When Panic Consumes You

We live in an era of information. We have a near constant barrage of information overload. This overwhelming digital era can bring fear and mass panic just as much as it can bring enlightened education. Knowledge is power, but it is a power that has to be harnessed and used effectively. Just as some panic and fear is caused by the unknown, or a lack of information and understanding, there is also fear and panic that can be caused as a result of having too much access to information or becoming obsessive over the information obtained.

Fear is a primitive emotion and essential to the success of evolution and the survival of our species.  A healthy sense of fear serves to keep us safe from harm and guide us away from risky circumstances or poor decisions. Fear can also become our downfall. Rather than protecting us, it can ultimately be our demise. Rather than encouraging us to live a life well protected, unchecked fear, or fear in excess can encourage us to live a life of isolation, and a life covered in a blanket of inescapable fear, panic, worry, and anxiety.

How do we protect ourselves from panic when faced with fear? How do we navigate situations, circumstances, and events that invoke fear and inspire panic? We find a balance. We rectify our emotions with our logical understanding.

When you feel the familiar sense of fear and panic starting to take hold, when your mind seems to spin endlessly trying to find solutions to anxiety inducing problems that seem to be without answer or remedy, first take pause. Take a moment to first acknowledge what you are feeling. Without guilt, without shame, without hesitation, without judgement, without frustration, acknowledge what you are feeling. Think of your brain as a small child experiencing a moment a fear. The small child runs to their trusted adult and relays their fears looking for comfort. Now imagine that small child seeking comfort is pushed aside, dismissed, ignored, or told that their fears are stupid and unfounded. Will that small child feel better? Will their fears be resolved? Treat yourself with the same loving care you would that small child. “I am scared and that’s ok” “I’m worried about ….” “I feel panicked and I don’t even know why.” “I am anxious and I am having trouble calming down and unpacking my thoughts.” Identify your feelings, put them into words, give them an identity, and speak them into existence so you can then begin to address them effectively.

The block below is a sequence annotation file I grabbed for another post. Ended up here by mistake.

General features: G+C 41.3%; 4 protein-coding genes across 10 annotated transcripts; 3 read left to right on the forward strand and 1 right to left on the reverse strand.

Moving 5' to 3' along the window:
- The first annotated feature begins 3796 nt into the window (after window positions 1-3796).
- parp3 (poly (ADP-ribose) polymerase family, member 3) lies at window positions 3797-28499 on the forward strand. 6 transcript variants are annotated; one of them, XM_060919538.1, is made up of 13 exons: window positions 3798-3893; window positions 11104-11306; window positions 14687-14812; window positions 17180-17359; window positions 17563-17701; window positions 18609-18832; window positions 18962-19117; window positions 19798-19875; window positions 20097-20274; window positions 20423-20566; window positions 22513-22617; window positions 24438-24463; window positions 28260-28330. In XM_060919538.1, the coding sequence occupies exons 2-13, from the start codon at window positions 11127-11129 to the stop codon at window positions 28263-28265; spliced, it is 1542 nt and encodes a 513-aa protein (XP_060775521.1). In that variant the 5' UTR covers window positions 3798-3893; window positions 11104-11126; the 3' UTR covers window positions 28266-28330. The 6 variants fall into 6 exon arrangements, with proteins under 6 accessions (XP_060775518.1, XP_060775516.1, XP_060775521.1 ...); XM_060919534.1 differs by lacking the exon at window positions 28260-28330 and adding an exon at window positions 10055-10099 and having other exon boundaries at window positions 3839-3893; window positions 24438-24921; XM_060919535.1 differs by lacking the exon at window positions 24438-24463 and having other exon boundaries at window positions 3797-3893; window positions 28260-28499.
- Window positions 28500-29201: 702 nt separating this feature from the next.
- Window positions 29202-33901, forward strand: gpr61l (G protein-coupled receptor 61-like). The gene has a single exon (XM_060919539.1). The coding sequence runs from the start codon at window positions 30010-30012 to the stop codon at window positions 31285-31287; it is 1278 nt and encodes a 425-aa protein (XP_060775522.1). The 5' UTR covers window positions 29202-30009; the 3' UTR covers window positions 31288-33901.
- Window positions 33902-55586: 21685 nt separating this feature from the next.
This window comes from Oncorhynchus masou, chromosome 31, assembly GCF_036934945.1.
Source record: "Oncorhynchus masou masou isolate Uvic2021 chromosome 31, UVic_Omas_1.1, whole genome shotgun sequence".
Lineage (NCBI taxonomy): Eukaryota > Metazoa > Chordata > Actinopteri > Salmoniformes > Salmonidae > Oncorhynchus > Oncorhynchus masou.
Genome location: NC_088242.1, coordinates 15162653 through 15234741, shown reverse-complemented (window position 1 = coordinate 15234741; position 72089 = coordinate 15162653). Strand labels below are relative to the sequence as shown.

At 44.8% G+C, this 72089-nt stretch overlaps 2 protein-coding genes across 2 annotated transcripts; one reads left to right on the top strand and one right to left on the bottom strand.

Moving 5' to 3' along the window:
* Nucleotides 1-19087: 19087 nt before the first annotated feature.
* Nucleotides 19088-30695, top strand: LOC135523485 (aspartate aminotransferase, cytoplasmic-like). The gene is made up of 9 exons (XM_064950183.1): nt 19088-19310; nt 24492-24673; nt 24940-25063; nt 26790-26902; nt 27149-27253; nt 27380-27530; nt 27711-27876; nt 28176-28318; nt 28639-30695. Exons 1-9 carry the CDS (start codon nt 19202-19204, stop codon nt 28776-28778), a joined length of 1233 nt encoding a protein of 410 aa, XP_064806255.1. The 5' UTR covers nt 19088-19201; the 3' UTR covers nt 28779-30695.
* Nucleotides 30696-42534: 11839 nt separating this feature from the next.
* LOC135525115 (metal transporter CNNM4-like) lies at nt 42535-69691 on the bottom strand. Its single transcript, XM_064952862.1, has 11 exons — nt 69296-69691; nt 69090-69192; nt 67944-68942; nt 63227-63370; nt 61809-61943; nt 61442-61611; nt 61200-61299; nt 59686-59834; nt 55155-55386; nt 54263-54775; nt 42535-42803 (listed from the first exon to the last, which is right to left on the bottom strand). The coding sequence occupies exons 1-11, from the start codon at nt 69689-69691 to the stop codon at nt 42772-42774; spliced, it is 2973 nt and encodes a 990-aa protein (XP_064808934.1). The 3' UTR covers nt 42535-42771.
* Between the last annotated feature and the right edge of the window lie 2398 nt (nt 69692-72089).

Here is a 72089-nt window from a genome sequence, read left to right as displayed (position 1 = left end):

Once you acknowledge your feelings, accept them as being valid even if they don’t quite make logical sense. “I accept that I am feeling this way.” “I honor my emotions.” “These emotions have something to teach me.” “My mind is trying to send me a message and I am ready and open to receiving it.” Even if a small child’s fears are unfounded we would first accept that they are fearful of something. “I know you are afraid of the dark and that’s ok.” Then, after accepting their fear as valid, we move on to an appropriate solution.

First distinguish fact from fiction. Is the thing I am panicked or anxious about factual? No? Tell yourself that what you are fearing does not exist. Tell yourself that you are safe. Tell yourself that there is no reason to fear things that have not happened, things that do not exist, and things that no longer have an effect on you. If what you are fearing is factual, greet panic with calculated action. Panic is a distraction from action. Panic serves to keep us in an endless loop of anxiety induced inaction. It serves to keep us running in circles but making no real progress. Define the problem or root cause and then begin to find ways of addressing it. Step 1, step 2, step 3… and so forth. What small measures can you take to either solve the issue, or at the very least decrease its effect on you? Not all problems will have solutions that fully resolve what is causing us fear, harm, or panic. But regardless of the severity of the issue at hand there is always some small measure we can take to reduce its impact. We are in control, maybe not always to the degree we would like, but we are in control.

When we are facing a fear inducing situation take a moment to decipher an appropriate response from an exaggerated one. Are the actions you are taking excessive serving to only to amplify your fears, or are your actions appropriate serving to take ownership and control?

In our moments of fear, worry, anxiety, and panic, take a moment to reassess. Take a moment to reframe. Take a moment to recenter. Take deep calming breaths. Calm the central nervous system. Slow the breath. Slow the heart rate. Repeat to yourself a soothing phrase. “I am safe.” “I am in control.” “I am knowledgeable.” “I am not alone.” Relax in a darkened room removing unnecessary stimuli. Take a walk. Call a friend. Distract with something soothing such as music, or a book. Know when to log off, or disconnect. If you are feeling overwhelmed by the information you are consuming, know when it is time to step back and take a break.

Fear is a part of life but it is meant to be used by you for your benefit, it is not meant to be the user in control.

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